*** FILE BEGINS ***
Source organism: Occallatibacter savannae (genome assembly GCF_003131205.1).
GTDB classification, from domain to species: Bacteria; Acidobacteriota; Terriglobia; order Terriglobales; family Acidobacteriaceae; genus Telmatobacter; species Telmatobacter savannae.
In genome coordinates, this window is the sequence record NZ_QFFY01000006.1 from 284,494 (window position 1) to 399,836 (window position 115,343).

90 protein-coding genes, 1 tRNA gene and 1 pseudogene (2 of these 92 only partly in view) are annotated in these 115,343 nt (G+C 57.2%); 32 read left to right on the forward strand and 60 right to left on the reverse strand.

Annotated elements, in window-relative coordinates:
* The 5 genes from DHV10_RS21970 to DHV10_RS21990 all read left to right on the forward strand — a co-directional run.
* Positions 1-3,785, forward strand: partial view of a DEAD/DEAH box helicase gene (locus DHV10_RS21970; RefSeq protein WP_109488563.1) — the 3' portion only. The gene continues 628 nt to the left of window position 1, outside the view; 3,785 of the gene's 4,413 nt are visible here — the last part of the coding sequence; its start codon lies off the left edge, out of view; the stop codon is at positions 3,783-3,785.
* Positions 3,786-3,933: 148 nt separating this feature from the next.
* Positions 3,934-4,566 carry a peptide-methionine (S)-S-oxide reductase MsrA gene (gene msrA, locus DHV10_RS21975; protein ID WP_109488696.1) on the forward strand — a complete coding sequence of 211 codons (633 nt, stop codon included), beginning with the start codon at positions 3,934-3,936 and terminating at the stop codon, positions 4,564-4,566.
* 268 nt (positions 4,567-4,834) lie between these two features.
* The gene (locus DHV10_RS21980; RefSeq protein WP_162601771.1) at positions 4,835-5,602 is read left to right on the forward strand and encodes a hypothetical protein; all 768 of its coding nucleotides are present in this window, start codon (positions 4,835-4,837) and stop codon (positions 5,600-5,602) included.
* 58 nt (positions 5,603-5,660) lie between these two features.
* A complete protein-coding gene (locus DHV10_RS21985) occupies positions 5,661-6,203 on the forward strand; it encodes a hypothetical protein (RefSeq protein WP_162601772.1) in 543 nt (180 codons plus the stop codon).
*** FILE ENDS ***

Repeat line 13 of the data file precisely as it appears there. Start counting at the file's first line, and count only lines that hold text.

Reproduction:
* A complete protein-coding gene (locus DHV10_RS21985) occupies positions 5,661-6,203 on the forward strand; it encodes a hypothetical protein (RefSeq protein WP_162601772.1) in 543 nt (180 codons plus the stop codon).